Notes on Longform Music Writing: One

Recently, a press release arrived in my inbox noting that Skyscraper was making the shift from print to online effective immediately. One piece in particular stood out to me in a fairly encouraging way:

We will also no longer be restricted by word and page counts, meaning we can feature more content and go into more depth, not to mention publish content with much more regularity. We also envision the future skyscrapermagazine.com to be larger and more diverse than we were ever able to achieve with the print incarnation.

Recently, I’ve had music writing on the brain — being out at the Pop Conference definitely played a part in this, as does the fact that a number of people involved in/fond of music writing have been doing some very public thinking on the subject. One thing I’ve been especially curious about is how one might create a new outlet for longer-form prose pieces on artists. This isn’t meant as a criticism of interviews at all, but it does seem interesting to me that the majority of online* pieces on bands tend to fall into only one category.

***

This week, I’m going to be thinking out loud on this topic. For this post, I’m generally going to volley out a number of links; future posts will get more specific, and look at whether certain structures that have worked elsewhere can be applied to culture (specifically, music) writing. A very relevant discussion on the evolution of book criticism can be found at the fine literary blog The Millions. Their first part focuses on criticism and its connections to newspaper sections; the second, on Amazon.com and revenue and community; and the third, on potential downfalls to Amazon. While some of what’s said in that discussion applies specifically to the literary world, much of it, I’d argue, is relevant whether you’re following books, music, or film.

Also worth reading: Warren Ellis on bookazines (which brings to mind Stop Smiling‘s announcement of a shift from magazines to books**), and Carl Wilson on Blender and music magazines in general. Wilson comments:

I still think there is room in the market for one more readership-oriented music publication, one aimed at the same audience that buys books about music. Something close exists in the UK (Mojo and, to a degree, The Wire) but a North American one might bring less of that musty British muso feel – like a general-interest version of No Depression, a great mag that was hampered by the narrowness of its “alt-country” focus.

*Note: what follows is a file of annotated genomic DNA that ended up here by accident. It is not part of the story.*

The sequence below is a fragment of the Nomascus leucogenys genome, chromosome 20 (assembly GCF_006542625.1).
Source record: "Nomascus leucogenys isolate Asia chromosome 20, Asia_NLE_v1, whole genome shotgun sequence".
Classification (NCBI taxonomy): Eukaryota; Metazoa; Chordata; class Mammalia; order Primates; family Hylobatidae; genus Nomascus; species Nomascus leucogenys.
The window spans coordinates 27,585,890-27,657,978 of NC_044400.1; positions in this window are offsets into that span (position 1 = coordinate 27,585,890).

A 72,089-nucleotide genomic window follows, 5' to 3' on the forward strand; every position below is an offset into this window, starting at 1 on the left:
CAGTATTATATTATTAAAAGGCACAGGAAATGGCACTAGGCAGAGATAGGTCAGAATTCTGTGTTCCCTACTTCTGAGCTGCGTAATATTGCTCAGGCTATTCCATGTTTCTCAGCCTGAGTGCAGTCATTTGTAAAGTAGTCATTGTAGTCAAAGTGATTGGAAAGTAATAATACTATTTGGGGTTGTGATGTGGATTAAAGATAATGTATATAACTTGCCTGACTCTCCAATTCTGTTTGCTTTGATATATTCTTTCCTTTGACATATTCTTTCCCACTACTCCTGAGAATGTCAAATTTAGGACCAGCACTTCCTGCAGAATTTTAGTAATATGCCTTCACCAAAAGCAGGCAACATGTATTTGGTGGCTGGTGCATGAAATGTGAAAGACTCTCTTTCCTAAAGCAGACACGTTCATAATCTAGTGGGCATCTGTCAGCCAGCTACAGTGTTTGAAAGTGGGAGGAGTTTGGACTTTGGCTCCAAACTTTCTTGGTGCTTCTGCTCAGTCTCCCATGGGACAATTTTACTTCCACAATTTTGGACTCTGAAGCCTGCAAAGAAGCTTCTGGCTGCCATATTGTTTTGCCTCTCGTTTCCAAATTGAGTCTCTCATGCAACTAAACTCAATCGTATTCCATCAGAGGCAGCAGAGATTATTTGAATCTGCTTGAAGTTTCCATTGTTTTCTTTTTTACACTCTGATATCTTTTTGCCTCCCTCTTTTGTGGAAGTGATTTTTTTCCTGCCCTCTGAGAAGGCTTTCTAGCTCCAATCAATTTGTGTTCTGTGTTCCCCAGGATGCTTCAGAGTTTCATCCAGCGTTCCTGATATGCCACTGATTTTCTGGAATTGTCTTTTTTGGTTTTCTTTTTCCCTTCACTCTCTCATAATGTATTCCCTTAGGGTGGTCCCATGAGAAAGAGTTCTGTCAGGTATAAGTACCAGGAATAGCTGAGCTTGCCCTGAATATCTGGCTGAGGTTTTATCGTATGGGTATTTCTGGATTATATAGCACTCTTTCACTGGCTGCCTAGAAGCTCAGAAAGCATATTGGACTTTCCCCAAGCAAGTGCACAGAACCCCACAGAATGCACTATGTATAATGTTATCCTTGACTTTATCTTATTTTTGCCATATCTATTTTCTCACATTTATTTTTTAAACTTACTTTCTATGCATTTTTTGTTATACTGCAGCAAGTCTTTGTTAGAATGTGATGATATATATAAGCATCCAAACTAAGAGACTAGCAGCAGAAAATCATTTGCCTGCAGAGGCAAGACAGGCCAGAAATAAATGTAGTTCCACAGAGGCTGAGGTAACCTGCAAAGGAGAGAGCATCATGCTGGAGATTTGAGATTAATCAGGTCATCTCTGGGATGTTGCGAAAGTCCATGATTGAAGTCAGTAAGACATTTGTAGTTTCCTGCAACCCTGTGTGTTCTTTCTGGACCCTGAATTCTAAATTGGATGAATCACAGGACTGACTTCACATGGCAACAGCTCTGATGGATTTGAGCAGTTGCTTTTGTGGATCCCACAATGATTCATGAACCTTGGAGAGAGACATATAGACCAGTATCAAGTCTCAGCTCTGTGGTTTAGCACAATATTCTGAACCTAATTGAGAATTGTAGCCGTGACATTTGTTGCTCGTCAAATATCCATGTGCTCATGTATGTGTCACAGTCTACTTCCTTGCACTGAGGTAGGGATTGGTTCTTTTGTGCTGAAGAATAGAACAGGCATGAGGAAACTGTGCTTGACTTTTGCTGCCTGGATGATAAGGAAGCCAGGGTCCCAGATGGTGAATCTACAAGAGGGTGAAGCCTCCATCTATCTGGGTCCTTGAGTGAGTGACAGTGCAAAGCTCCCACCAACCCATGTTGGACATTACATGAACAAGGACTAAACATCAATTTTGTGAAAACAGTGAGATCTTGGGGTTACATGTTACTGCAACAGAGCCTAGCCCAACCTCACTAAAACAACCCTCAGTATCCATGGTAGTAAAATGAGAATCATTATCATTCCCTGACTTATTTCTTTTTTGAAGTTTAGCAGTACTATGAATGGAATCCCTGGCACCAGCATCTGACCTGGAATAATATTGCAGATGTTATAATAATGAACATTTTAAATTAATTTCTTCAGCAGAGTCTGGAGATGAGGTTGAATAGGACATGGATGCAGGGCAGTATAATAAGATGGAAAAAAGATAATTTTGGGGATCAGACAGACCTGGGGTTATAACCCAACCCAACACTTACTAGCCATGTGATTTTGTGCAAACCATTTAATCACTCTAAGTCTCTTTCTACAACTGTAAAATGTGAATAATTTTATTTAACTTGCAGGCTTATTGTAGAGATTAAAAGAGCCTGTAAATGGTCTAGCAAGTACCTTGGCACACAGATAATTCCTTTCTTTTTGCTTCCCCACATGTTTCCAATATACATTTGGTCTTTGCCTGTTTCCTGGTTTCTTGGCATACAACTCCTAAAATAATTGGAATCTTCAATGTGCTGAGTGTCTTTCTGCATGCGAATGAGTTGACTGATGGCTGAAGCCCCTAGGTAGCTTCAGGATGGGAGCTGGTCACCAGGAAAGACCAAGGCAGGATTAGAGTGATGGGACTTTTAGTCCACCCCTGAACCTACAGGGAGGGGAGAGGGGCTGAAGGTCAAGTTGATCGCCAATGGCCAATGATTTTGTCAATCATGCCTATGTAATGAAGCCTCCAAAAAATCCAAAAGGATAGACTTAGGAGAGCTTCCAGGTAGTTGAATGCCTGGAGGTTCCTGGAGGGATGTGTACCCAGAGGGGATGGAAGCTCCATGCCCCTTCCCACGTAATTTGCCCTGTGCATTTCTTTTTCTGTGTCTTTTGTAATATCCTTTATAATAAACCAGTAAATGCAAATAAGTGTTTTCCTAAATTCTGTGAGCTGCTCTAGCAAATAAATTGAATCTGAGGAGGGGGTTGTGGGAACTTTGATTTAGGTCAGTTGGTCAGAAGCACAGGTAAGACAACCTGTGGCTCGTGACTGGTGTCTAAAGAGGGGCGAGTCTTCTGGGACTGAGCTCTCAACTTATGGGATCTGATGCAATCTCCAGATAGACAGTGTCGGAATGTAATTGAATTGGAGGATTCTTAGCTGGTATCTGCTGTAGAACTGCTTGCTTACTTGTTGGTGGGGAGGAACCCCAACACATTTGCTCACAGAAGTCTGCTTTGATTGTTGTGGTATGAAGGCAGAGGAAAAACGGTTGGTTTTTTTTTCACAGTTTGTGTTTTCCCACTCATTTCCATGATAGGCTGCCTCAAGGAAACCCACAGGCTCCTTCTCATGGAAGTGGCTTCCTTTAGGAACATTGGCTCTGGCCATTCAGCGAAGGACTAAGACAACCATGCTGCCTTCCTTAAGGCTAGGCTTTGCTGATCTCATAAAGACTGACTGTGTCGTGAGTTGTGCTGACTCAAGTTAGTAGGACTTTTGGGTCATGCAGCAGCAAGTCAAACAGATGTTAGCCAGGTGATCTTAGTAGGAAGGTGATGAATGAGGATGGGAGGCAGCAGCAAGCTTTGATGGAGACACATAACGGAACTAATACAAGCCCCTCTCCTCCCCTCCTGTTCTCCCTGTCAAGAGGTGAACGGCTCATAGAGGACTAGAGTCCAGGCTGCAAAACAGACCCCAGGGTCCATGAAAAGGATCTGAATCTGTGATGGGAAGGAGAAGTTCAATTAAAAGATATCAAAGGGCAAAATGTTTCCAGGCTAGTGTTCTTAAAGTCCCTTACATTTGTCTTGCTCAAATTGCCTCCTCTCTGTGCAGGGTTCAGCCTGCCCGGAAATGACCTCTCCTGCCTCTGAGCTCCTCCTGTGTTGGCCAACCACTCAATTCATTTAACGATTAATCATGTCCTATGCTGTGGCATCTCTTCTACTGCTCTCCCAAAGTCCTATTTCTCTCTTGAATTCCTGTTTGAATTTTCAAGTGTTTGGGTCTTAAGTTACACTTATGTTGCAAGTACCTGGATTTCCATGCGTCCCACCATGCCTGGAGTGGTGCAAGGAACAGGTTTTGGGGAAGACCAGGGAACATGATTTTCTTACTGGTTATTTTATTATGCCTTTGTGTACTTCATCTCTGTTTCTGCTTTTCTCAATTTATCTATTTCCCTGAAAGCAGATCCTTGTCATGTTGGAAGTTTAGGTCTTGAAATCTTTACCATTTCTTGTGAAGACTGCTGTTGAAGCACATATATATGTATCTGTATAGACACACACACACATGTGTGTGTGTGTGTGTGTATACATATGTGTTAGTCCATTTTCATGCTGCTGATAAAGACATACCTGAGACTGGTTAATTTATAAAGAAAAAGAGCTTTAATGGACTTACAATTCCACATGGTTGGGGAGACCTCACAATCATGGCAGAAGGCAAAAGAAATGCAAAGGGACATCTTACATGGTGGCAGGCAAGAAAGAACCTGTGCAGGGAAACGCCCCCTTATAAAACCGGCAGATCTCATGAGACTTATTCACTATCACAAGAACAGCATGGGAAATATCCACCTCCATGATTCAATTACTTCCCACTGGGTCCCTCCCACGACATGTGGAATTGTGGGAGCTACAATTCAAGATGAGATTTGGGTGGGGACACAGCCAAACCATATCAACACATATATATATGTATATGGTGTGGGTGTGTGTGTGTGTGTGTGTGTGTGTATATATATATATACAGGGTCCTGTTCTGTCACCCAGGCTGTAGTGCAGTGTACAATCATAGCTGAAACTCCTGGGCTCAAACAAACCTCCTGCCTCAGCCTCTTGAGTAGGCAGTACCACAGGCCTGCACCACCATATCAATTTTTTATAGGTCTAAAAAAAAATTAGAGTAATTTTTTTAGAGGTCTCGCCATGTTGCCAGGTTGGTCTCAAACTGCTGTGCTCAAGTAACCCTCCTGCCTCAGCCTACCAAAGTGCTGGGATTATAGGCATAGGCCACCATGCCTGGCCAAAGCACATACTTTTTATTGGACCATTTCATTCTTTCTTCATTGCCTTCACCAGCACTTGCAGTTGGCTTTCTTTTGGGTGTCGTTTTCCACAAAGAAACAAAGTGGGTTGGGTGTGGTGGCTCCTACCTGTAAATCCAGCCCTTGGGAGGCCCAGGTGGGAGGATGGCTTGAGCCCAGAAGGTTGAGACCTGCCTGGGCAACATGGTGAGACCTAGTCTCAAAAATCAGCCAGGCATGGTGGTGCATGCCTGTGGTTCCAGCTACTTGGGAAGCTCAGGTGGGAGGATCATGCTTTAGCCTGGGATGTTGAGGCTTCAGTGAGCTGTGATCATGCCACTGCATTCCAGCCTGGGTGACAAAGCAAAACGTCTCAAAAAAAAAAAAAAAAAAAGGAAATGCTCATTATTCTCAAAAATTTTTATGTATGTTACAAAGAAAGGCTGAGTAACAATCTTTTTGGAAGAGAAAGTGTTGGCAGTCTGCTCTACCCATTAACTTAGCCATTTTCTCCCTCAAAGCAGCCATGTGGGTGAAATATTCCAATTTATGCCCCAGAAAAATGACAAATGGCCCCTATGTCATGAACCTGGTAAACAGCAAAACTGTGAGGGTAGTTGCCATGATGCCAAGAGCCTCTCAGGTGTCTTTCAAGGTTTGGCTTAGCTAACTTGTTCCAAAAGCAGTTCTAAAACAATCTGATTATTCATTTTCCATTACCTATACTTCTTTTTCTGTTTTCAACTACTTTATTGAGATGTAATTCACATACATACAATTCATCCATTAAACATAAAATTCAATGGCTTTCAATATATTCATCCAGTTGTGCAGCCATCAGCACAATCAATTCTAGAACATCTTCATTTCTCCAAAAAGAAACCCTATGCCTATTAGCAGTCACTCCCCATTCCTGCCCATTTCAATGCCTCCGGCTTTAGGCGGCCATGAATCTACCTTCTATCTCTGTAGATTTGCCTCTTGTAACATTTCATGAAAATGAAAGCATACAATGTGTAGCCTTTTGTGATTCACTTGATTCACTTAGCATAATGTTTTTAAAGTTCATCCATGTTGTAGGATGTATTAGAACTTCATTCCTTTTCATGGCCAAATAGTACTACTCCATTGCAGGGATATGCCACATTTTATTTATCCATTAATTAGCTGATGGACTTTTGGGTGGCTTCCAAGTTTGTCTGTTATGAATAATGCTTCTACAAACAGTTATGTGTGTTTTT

I don’t disagree. Though I also wonder whether the proper model for this wouldn’t be online, at least to begin with. I would argue that longer-form arts pieces — D.T. Max’s piece on David Foster Wallace, for instance, or John Wray’s on Sunn 0))) — are being read online, and Gerald Marzorati’s address on online readership*** references someone reading a New York Times Magazine feature on their iPhone — which, I’d say, upends the conventional wisdom of online readers opting for brevity.

An interview with Stephen Elliott on his work with The Rumpus offers one of the more interesting alternatives — and, I’d say, makes for a model to watch. Though given that it’s generally unpaid for all involved, I don’t know whether it’s a model that could be repeated. (The generally excellent Dusted does come to mind, though.) And, to bring things back around to music writing, I would argue that Rick Moody’s column contains some of the best music criticism out there right now.

More to come as the week continues…

*-more specifically: online in the sense of “pieces that originate online,” though I realize that this distinction is edging into moot territory as we speak.

**-scroll down to JC Gabel’s bio for this information. I haven’t seen much about this on the sites of either Melville House or Stop Smiling, oddly enough.

***-the address’s subsequent usage of “bloggers in pajamas!” imagery is, I’ll admit, a bit frustrating.

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